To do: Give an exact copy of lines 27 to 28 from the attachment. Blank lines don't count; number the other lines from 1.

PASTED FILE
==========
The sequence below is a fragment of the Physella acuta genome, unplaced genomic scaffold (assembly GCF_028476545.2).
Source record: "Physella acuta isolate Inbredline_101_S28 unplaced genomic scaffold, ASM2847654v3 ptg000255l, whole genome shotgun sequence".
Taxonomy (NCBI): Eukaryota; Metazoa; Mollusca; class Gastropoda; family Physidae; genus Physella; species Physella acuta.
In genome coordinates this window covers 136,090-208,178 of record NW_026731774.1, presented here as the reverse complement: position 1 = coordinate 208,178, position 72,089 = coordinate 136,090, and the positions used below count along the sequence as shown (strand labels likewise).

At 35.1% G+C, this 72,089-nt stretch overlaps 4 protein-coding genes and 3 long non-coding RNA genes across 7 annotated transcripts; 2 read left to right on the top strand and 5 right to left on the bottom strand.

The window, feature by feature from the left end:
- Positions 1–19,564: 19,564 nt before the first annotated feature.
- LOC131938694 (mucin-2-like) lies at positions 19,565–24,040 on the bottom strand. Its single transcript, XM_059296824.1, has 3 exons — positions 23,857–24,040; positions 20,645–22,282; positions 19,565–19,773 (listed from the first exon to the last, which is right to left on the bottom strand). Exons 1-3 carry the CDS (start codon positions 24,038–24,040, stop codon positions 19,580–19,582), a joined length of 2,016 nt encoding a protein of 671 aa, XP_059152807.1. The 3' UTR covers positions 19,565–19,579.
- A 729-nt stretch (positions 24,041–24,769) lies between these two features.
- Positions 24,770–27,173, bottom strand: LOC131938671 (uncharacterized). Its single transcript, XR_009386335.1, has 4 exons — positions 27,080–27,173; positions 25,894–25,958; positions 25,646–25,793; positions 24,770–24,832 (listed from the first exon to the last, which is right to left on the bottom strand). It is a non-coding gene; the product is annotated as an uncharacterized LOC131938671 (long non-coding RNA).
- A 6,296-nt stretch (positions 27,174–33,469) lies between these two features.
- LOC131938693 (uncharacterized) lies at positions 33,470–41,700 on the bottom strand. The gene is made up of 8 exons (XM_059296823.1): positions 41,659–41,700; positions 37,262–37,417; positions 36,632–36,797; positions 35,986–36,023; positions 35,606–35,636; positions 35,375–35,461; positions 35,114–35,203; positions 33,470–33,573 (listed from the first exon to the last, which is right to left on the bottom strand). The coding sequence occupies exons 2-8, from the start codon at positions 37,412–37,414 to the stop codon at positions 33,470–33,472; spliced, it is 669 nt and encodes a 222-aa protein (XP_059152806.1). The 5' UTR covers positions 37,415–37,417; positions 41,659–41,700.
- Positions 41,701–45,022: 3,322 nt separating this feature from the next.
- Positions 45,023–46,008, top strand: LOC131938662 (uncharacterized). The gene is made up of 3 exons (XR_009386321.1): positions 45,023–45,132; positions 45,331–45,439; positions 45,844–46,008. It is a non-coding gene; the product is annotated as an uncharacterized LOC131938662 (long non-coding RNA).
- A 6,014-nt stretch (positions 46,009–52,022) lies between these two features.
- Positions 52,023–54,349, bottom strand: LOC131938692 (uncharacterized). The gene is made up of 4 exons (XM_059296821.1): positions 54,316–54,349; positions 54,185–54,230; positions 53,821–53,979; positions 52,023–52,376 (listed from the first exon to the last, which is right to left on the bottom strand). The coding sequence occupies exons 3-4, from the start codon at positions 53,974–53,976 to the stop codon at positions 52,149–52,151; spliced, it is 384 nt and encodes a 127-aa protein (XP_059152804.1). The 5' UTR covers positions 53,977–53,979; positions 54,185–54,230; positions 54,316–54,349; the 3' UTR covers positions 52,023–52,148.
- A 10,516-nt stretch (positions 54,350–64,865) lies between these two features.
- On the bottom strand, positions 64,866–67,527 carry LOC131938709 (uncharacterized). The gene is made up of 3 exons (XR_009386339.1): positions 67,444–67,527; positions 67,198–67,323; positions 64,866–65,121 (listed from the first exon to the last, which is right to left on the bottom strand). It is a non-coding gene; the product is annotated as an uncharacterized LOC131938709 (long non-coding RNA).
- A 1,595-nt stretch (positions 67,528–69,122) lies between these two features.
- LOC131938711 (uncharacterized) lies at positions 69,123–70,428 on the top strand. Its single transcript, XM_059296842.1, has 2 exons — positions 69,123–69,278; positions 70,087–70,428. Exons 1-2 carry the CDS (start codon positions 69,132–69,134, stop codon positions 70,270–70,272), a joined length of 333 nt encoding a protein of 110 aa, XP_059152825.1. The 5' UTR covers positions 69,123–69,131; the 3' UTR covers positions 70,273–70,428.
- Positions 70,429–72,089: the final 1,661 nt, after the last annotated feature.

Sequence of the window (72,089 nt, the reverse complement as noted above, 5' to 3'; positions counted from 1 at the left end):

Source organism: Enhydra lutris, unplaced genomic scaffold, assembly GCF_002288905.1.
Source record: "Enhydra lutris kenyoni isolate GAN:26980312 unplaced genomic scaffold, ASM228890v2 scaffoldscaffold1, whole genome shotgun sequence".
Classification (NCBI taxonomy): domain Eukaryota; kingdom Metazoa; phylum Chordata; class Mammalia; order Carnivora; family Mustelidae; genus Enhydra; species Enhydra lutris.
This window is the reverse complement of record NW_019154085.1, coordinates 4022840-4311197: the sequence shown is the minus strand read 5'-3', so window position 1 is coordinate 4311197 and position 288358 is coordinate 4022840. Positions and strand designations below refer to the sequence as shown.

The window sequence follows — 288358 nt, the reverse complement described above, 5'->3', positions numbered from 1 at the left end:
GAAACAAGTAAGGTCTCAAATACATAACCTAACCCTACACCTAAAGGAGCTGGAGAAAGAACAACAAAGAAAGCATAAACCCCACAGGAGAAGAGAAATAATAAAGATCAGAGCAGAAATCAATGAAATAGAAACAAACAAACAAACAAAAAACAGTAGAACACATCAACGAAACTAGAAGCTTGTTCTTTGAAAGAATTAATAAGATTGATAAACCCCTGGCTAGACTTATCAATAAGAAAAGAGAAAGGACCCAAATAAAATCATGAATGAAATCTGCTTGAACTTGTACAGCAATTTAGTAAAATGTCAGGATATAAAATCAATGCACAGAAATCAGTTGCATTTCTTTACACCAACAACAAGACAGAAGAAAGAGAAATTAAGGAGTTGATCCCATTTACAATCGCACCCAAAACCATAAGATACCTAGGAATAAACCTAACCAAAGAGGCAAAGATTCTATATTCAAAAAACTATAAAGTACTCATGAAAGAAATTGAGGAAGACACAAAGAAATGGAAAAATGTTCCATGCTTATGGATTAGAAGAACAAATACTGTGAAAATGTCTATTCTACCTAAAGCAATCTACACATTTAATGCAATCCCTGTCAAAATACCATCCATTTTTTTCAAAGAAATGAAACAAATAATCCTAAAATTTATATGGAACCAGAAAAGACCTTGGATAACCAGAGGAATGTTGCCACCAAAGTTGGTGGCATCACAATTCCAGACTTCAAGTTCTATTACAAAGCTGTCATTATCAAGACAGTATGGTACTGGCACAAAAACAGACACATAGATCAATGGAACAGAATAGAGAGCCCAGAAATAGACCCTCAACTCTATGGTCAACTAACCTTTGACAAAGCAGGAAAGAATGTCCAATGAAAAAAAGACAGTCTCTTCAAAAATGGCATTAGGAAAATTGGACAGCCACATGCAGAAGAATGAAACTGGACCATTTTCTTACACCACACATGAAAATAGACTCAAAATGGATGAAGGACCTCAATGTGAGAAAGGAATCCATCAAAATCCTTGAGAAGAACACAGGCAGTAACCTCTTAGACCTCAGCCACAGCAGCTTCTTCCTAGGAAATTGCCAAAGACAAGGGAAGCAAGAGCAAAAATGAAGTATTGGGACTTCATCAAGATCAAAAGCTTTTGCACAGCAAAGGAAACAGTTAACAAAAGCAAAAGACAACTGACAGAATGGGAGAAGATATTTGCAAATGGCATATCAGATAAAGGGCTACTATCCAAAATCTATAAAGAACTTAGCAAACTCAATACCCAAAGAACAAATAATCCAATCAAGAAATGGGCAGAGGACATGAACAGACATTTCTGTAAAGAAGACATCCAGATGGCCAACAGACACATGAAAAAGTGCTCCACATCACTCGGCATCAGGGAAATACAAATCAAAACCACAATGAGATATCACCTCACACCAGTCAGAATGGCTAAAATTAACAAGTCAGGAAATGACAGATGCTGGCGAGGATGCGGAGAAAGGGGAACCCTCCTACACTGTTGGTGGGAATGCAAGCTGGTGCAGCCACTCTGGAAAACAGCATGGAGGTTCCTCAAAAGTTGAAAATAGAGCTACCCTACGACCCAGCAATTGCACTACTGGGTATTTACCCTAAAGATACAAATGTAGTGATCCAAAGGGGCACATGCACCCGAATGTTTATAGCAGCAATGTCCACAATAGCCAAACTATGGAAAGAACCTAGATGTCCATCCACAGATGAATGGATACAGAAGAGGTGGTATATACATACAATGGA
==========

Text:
The window sequence follows — 288358 nt, the reverse complement described above, 5'->3', positions numbered from 1 at the left end:
GAAACAAGTAAGGTCTCAAATACATAACCTAACCCTACACCTAAAGGAGCTGGAGAAAGAACAACAAAGAAAGCATAAACCCCACAGGAGAAGAGAAATAATAAAGATCAGAGCAGAAATCAATGAAATAGAAACAAACAAACAAACAAAAAACAGTAGAACACATCAACGAAACTAGAAGCTTGTTCTTTGAAAGAATTAATAAGATTGATAAACCCCTGGCTAGACTTATCAATAAGAAAAGAGAAAGGACCCAAATAAAATCATGAATGAAATCTGCTTGAACTTGTACAGCAATTTAGTAAAATGTCAGGATATAAAATCAATGCACAGAAATCAGTTGCATTTCTTTACACCAACAACAAGACAGAAGAAAGAGAAATTAAGGAGTTGATCCCATTTACAATCGCACCCAAAACCATAAGATACCTAGGAATAAACCTAACCAAAGAGGCAAAGATTCTATATTCAAAAAACTATAAAGTACTCATGAAAGAAATTGAGGAAGACACAAAGAAATGGAAAAATGTTCCATGCTTATGGATTAGAAGAACAAATACTGTGAAAATGTCTATTCTACCTAAAGCAATCTACACATTTAATGCAATCCCTGTCAAAATACCATCCATTTTTTTCAAAGAAATGAAACAAATAATCCTAAAATTTATATGGAACCAGAAAAGACCTTGGATAACCAGAGGAATGTTGCCACCAAAGTTGGTGGCATCACAATTCCAGACTTCAAGTTCTATTACAAAGCTGTCATTATCAAGACAGTATGGTACTGGCACAAAAACAGACACATAGATCAATGGAACAGAATAGAGAGCCCAGAAATAGACCCTCAACTCTATGGTCAACTAACCTTTGACAAAGCAGGAAAGAATGTCCAATGAAAAAAAGACAGTCTCTTCAAAAATGGCATTAGGAAAATTGGACAGCCACATGCAGAAGAATGAAACTGGACCATTTTCTTACACCACACATGAAAATAGACTCAAAATGGATGAAGGACCTCAATGTGAGAAAGGAATCCATCAAAATCCTTGAGAAGAACACAGGCAGTAACCTCTTAGACCTCAGCCACAGCAGCTTCTTCCTAGGAAATTGCCAAAGACAAGGGAAGCAAGAGCAAAAATGAAGTATTGGGACTTCATCAAGATCAAAAGCTTTTGCACAGCAAAGGAAACAGTTAACAAAAGCAAAAGACAACTGACAGAATGGGAGAAGATATTTGCAAATGGCATATCAGATAAAGGGCTACTATCCAAAATCTATAAAGAACTTAGCAAACTCAATACCCAAAGAACAAATAATCCAATCAAGAAATGGGCAGAGGACATGAACAGACATTTCTGTAAAGAAGACATCCAGATGGCCAACAGACACATGAAAAAGTGCTCCACATCACTCGGCATCAGGGAAATACAAATCAAAACCACAATGAGATATCACCTCACACCAGTCAGAATGGCTAAAATTAACAAGTCAGGAAATGACAGATGCTGGCGAGGATGCGGAGAAAGGGGAACCCTCCTACACTGTTGGTGGGAATGCAAGCTGGTGCAGCCACTCTGGAAAACAGCATGGAGGTTCCTCAAAAGTTGAAAATAGAGCTACCCTACGACCCAGCAATTGCACTACTGGGTATTTACCCTAAAGATACAAATGTAGTGATCCAAAGGGGCACATGCACCCGAATGTTTATAGCAGCAATGTCCACAATAGCCAAACTATGGAAAGAACCTAGATGTCCATCCACAGATGAATGGATACAGAAGAGGTGGTATATACATACAATGGA